The Peculiar Institution

After the Sale: Slaves Going South from Richmond, Eyre Crowe, 1853

Slavery existed in America long before Lincoln and Douglas debated its future. The first black slaves — twenty in number — arrived in 1619 in the English colony of Jamestown, Virginia. From that small beginning, slavery began to spread, slowly at first, then more rapidly to meet a growing demand for labor. While slavery existed in some northern colonies, it primarily flourished in the South where large plantations required many hands. As a result, the North and South evolved into two distinct regions. While a free labor system consisting of farmers, merchants, and businessmen shaped the North, an extensive system of slave labor governed the South.  By 1850, nearly four million slaves lived in the region, making the United States the largest slave-owning nation in the world.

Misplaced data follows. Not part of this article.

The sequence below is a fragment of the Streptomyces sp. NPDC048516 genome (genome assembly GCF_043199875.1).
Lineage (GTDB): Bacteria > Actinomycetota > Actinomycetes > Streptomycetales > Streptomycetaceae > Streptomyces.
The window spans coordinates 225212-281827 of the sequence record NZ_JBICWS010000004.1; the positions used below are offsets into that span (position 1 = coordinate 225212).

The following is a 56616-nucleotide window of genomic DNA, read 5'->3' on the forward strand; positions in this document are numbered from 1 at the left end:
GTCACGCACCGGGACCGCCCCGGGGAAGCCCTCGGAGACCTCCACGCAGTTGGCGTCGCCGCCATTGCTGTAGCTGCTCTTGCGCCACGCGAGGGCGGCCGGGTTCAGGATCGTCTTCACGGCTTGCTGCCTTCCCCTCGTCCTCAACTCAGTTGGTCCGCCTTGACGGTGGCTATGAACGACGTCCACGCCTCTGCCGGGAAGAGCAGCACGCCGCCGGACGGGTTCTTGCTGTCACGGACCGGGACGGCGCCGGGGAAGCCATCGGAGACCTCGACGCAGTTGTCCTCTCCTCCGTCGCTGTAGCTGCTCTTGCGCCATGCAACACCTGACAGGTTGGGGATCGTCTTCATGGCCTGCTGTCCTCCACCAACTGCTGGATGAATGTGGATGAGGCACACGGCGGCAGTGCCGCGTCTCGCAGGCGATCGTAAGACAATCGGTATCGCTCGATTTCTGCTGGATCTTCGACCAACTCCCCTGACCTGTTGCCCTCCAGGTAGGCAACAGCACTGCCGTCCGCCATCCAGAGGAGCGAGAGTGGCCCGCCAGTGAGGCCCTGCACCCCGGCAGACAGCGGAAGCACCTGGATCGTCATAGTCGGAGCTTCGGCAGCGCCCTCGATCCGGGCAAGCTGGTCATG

Slavery permeated and shaped every aspect of southern life. Cotton, rice, and tobacco grown by slaves were the South’s chief exports, and, per the Constitution, every slave counted as three-fifths of a person in determining Congressional representation. Slavery also fueled the national economy with ‘King Cotton’ shipped to textile mills in the northeastern states and England. For the bondsman, slavery meant a life of unremitting toil and hardship. Family members were frequently separated by sale and runaways were hunted down and severely punished. Above all, slaves had neither personal freedom nor a chance to better themselves.